I understand that we all have issues with how our taxes are spent - I personally wish we spent as much money on education and the well being of our citizens as we do on war, but shouldn't everyone be able to bring their sick children to a doctor? If I lost my job, a possibility in these economic times when districts are eliminating positions left and right, my biggest fear would be healthcare. As someone who has already had cancer twice, as well as weird heart issues (obviously, a precise medical term), I can't imagine health insurers would be willingly lining up to give me coverage. What do you think? I don't know as much about Obamacare as I probably should, but it seems like a starting point as our country considers the health and well being of our citizens. To me, it seems a positive indication that someone cares about a basic and essential need in a civilized society. I think I might spend some time at the beach talking to the boys about how lucky we are to have two weeks at the beach. And health insurance every day.

Sunday, June 24, 2012

Roadtrip Rendezvous - Kingston


Classic self-timer shot
Over the years, the girls and I have met in many Hudson Valley towns.  Woodstock, Saugerties, Rhinebeck, New Paltz and Kingston come immediately to mind as locations which have witnessed our antics as we attempt to squeeze in all we wish to share - thoughts, experiences, illicit indulgences, a meal...whatever.  It would be fair to say that we, as a collective group of very old friends, have been around, yet, there's always something new to see or do, as our adventure this weekend readily proved.  Have you been riverside in Kingston?  Wow!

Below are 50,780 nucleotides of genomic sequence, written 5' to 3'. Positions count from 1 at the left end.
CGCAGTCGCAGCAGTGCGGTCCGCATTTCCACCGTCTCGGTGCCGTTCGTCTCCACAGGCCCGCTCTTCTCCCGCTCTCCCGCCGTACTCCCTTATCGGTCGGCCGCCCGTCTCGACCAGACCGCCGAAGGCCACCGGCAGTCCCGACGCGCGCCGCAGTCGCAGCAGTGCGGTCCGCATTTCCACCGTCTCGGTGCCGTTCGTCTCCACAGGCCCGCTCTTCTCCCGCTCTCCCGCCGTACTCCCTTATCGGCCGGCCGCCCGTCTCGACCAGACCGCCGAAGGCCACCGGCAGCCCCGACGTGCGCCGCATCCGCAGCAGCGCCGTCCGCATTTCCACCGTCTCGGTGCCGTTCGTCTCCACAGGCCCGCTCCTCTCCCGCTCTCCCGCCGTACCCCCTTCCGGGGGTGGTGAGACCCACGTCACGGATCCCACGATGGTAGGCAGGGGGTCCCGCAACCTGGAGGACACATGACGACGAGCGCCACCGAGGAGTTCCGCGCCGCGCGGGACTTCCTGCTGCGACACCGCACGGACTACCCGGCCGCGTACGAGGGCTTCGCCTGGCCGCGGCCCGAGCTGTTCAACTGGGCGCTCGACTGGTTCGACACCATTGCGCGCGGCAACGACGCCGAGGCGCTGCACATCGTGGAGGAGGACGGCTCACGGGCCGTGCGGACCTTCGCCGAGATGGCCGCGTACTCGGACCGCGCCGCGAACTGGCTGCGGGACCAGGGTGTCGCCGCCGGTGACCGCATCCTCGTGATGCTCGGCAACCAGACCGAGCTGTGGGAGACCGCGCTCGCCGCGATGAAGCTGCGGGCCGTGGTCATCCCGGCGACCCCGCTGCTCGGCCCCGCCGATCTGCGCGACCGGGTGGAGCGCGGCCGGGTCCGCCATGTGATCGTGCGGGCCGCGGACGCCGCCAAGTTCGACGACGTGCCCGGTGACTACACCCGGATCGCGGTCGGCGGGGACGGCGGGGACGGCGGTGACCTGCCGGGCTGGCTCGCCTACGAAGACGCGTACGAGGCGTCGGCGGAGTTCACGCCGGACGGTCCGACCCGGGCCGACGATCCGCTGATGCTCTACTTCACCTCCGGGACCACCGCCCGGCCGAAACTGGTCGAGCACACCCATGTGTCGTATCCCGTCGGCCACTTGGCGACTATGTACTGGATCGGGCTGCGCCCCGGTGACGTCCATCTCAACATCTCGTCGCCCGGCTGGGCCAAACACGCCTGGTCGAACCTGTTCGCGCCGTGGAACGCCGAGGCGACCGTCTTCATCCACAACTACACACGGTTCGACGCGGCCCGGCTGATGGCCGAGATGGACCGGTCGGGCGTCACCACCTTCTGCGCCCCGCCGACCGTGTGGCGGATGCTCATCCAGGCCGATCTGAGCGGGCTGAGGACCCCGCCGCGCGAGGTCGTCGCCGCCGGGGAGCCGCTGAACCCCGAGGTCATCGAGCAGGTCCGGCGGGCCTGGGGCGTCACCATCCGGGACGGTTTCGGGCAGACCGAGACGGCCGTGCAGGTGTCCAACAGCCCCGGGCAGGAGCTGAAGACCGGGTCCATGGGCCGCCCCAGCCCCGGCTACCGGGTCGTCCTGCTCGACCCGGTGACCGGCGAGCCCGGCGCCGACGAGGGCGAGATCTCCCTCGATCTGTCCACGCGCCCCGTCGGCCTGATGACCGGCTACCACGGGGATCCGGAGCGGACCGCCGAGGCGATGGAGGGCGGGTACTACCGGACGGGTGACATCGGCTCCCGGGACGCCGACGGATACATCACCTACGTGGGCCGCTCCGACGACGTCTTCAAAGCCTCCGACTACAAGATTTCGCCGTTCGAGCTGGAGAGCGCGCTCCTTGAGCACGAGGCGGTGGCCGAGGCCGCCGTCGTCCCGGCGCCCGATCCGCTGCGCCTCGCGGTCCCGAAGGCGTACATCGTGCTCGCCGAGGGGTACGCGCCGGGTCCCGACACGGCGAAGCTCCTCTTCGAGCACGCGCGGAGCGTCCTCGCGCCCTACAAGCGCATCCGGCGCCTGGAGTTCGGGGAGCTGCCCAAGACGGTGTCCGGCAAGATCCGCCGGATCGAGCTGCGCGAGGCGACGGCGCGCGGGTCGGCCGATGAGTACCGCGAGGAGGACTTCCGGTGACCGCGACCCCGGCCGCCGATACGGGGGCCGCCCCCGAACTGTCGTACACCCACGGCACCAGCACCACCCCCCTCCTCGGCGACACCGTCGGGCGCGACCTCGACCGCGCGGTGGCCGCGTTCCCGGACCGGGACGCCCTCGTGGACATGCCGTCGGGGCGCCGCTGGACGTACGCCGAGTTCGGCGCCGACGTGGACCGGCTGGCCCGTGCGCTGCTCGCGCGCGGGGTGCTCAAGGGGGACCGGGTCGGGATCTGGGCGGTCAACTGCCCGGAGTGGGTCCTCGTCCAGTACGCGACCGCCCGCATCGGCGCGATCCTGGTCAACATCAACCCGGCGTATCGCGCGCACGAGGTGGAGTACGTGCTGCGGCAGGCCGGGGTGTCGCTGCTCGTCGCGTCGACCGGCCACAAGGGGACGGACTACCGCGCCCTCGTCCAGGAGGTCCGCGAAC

As I said, we've been to Kingston before and enjoyed it, but our explorations were in the area surrounding the original State Capital, sort of uptown I'd say.  This time though, we (ok, me, but I'm the one who is usually responsible for sussing things out) had a hankering for Mexican and Mole, Mole at 23 Broadway had some positive comments on Yelp so we decided to give it a shot.  The part of Kingston where my Google maps brought me was completely new to us, but it has obviously been developed for centuries.  The hill which lead us down to what seemed to be an inlet for the Hudson, was a broad street with brick buildings on both sides, some commercial, many residential. In addition to the restaurant where we ate, there were a number of other options for dining, including a place I had heard of for years, but had never seen - Mariner's Harbor.  Based upon the Yelp reviews, I don't imagine I'll be eating there anytime soon, but I now know where it is.  

Our destination, proved to be a winner!  We gathered at the bar, as we were 4 girls arriving in 3 cars, and got started with margaritas - all made with fresh juices and a steal at $5.  I went with the passion fruit and it was tasty with the salt rim doing a perfect job of balancing the sweetness.  Almost scary easy to drink - you've been warned.  The staff was great - welcoming, cheery and competent, and our server helped us order an appropriate number of dishes for 4 tequila swilling hungry ladies. We went with a salad and quesadilla to start, and then three entrees; pork, chicken and shrimp. 
such a bright space
beautiful bar
citrus avocado salad
pork-y deliciousness and fried plaintains
chicken mole burrito